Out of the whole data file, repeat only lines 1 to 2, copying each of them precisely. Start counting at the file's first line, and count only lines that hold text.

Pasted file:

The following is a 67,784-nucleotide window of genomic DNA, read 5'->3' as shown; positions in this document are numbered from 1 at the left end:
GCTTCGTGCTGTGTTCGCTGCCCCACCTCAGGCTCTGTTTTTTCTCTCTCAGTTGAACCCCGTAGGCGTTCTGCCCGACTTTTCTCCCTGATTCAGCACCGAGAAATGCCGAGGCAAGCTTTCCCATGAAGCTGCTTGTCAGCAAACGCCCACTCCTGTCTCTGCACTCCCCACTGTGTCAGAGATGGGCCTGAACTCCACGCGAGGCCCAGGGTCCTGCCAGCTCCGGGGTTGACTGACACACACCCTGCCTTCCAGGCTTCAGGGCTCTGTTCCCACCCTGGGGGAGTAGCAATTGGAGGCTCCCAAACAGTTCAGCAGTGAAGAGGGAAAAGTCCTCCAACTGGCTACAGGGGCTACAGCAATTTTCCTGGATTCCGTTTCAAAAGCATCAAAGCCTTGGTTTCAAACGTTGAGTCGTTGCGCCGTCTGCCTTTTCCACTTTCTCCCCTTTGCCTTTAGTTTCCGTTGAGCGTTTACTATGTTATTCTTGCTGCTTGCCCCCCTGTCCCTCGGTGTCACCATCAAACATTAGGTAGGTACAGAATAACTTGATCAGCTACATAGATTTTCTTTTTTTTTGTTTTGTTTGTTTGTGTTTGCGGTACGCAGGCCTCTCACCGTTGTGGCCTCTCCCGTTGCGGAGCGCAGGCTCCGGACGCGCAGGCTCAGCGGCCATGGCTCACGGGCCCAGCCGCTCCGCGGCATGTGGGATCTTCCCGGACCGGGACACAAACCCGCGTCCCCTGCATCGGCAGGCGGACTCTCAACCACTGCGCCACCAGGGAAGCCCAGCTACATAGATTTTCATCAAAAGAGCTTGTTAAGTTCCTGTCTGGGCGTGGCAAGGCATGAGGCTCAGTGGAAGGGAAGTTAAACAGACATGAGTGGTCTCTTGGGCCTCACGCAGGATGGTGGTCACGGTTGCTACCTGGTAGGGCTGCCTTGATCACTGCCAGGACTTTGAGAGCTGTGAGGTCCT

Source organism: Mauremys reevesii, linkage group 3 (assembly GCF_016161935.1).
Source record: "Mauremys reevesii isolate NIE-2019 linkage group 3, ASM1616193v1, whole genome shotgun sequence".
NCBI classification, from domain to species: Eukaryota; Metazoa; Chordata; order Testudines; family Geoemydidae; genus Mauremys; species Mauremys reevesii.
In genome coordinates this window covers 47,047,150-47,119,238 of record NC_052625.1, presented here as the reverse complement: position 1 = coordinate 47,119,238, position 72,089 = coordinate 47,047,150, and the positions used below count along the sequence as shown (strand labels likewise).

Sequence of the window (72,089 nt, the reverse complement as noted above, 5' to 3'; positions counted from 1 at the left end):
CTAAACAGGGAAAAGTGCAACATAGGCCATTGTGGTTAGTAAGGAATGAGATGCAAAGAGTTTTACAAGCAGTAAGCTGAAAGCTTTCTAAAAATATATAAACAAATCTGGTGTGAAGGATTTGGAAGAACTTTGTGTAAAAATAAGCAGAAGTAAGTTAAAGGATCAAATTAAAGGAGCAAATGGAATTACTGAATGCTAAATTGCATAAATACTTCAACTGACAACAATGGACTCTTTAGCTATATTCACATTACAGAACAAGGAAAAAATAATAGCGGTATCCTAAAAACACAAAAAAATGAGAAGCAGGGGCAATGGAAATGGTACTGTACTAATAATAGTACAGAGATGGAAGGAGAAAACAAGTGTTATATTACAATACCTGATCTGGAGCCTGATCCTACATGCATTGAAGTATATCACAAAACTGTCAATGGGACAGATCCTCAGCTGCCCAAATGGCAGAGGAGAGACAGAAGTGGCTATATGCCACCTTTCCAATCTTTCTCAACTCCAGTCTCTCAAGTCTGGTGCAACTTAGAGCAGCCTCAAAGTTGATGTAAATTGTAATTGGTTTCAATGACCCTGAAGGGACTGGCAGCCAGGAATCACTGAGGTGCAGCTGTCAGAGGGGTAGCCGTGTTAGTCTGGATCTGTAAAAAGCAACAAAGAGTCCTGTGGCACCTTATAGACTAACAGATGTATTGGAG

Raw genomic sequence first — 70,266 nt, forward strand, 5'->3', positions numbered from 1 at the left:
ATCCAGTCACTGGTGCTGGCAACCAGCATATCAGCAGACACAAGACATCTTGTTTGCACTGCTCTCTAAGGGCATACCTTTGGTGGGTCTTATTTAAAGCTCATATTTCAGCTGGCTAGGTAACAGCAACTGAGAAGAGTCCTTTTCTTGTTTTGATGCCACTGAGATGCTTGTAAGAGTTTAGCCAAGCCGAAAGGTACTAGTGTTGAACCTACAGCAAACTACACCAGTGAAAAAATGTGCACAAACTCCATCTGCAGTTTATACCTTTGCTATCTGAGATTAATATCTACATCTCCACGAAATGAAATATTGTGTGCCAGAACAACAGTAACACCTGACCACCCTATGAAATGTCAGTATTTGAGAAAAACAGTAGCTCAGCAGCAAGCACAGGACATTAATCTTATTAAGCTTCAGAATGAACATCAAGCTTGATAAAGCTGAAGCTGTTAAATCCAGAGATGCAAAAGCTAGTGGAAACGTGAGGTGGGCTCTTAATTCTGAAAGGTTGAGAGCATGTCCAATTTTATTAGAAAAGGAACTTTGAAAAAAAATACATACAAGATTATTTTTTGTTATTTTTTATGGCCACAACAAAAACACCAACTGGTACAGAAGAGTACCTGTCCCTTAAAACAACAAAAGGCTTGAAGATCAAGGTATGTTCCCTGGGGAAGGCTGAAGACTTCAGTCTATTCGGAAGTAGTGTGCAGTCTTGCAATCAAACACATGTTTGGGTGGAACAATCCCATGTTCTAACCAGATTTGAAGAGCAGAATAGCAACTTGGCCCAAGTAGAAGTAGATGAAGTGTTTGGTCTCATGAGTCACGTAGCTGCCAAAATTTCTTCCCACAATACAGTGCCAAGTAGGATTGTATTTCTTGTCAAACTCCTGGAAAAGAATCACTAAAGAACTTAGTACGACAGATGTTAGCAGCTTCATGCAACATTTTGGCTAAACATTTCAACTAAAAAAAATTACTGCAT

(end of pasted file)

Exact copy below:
The following is a 67,784-nucleotide window of genomic DNA, read 5'->3' as shown; positions in this document are numbered from 1 at the left end:
GCTTCGTGCTGTGTTCGCTGCCCCACCTCAGGCTCTGTTTTTTCTCTCTCAGTTGAACCCCGTAGGCGTTCTGCCCGACTTTTCTCCCTGATTCAGCACCGAGAAATGCCGAGGCAAGCTTTCCCATGAAGCTGCTTGTCAGCAAACGCCCACTCCTGTCTCTGCACTCCCCACTGTGTCAGAGATGGGCCTGAACTCCACGCGAGGCCCAGGGTCCTGCCAGCTCCGGGGTTGACTGACACACACCCTGCCTTCCAGGCTTCAGGGCTCTGTTCCCACCCTGGGGGAGTAGCAATTGGAGGCTCCCAAACAGTTCAGCAGTGAAGAGGGAAAAGTCCTCCAACTGGCTACAGGGGCTACAGCAATTTTCCTGGATTCCGTTTCAAAAGCATCAAAGCCTTGGTTTCAAACGTTGAGTCGTTGCGCCGTCTGCCTTTTCCACTTTCTCCCCTTTGCCTTTAGTTTCCGTTGAGCGTTTACTATGTTATTCTTGCTGCTTGCCCCCCTGTCCCTCGGTGTCACCATCAAACATTAGGTAGGTACAGAATAACTTGATCAGCTACATAGATTTTCTTTTTTTTTGTTTTGTTTGTTTGTGTTTGCGGTACGCAGGCCTCTCACCGTTGTGGCCTCTCCCGTTGCGGAGCGCAGGCTCCGGACGCGCAGGCTCAGCGGCCATGGCTCACGGGCCCAGCCGCTCCGCGGCATGTGGGATCTTCCCGGACCGGGACACAAACCCGCGTCCCCTGCATCGGCAGGCGGACTCTCAACCACTGCGCCACCAGGGAAGCCCAGCTACATAGATTTTCATCAAAAGAGCTTGTTAAGTTCCTGTCTGGGCGTGGCAAGGCATGAGGCTCAGTGGAAGGGAAGTTAAACAGACATGAGTGGTCTCTTGGGCCTCACGCAGGATGGTGGTCACGGTTGCTACCTGGTAGGGCTGCCTTGATCACTGCCAGGACTTTGAGAGCTGTGAGGTCCT